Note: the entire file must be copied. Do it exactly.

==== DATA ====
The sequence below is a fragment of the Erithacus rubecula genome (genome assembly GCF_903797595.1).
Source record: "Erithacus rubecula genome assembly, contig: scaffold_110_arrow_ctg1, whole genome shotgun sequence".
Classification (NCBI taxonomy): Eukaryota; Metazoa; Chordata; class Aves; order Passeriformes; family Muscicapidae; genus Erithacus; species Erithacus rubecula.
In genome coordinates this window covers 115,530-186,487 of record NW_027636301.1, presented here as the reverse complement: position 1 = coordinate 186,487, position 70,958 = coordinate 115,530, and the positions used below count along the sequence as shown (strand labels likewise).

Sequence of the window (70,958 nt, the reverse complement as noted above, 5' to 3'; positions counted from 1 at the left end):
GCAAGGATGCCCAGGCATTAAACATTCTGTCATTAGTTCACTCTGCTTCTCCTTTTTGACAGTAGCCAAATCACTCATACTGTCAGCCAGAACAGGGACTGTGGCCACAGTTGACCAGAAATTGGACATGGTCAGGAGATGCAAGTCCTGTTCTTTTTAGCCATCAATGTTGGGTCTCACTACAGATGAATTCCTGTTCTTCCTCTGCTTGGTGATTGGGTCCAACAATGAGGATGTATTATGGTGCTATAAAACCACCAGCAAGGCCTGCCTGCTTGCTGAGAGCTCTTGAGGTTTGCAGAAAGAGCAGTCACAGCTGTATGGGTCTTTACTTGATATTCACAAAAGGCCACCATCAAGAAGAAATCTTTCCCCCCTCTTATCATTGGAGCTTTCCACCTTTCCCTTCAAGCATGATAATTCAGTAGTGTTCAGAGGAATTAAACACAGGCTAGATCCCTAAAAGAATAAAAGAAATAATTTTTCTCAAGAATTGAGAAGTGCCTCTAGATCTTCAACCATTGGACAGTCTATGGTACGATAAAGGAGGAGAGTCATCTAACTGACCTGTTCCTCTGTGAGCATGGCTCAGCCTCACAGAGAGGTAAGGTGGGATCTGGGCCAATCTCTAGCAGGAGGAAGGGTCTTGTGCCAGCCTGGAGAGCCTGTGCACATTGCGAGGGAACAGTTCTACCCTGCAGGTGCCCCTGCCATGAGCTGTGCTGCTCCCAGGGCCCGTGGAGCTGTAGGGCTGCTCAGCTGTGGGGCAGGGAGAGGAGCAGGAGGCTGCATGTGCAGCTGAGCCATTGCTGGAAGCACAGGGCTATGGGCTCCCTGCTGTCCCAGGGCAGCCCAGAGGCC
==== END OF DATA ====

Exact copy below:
The sequence below is a fragment of the Erithacus rubecula genome (genome assembly GCF_903797595.1).
Source record: "Erithacus rubecula genome assembly, contig: scaffold_110_arrow_ctg1, whole genome shotgun sequence".
Classification (NCBI taxonomy): Eukaryota; Metazoa; Chordata; class Aves; order Passeriformes; family Muscicapidae; genus Erithacus; species Erithacus rubecula.
In genome coordinates this window covers 115,530-186,487 of record NW_027636301.1, presented here as the reverse complement: position 1 = coordinate 186,487, position 70,958 = coordinate 115,530, and the positions used below count along the sequence as shown (strand labels likewise).

Sequence of the window (70,958 nt, the reverse complement as noted above, 5' to 3'; positions counted from 1 at the left end):
GCAAGGATGCCCAGGCATTAAACATTCTGTCATTAGTTCACTCTGCTTCTCCTTTTTGACAGTAGCCAAATCACTCATACTGTCAGCCAGAACAGGGACTGTGGCCACAGTTGACCAGAAATTGGACATGGTCAGGAGATGCAAGTCCTGTTCTTTTTAGCCATCAATGTTGGGTCTCACTACAGATGAATTCCTGTTCTTCCTCTGCTTGGTGATTGGGTCCAACAATGAGGATGTATTATGGTGCTATAAAACCACCAGCAAGGCCTGCCTGCTTGCTGAGAGCTCTTGAGGTTTGCAGAAAGAGCAGTCACAGCTGTATGGGTCTTTACTTGATATTCACAAAAGGCCACCATCAAGAAGAAATCTTTCCCCCCTCTTATCATTGGAGCTTTCCACCTTTCCCTTCAAGCATGATAATTCAGTAGTGTTCAGAGGAATTAAACACAGGCTAGATCCCTAAAAGAATAAAAGAAATAATTTTTCTCAAGAATTGAGAAGTGCCTCTAGATCTTCAACCATTGGACAGTCTATGGTACGATAAAGGAGGAGAGTCATCTAACTGACCTGTTCCTCTGTGAGCATGGCTCAGCCTCACAGAGAGGTAAGGTGGGATCTGGGCCAATCTCTAGCAGGAGGAAGGGTCTTGTGCCAGCCTGGAGAGCCTGTGCACATTGCGAGGGAACAGTTCTACCCTGCAGGTGCCCCTGCCATGAGCTGTGCTGCTCCCAGGGCCCGTGGAGCTGTAGGGCTGCTCAGCTGTGGGGCAGGGAGAGGAGCAGGAGGCTGCATGTGCAGCTGAGCCATTGCTGGAAGCACAGGGCTATGGGCTCCCTGCTGTCCCAGGGCAGCCCAGAGGCC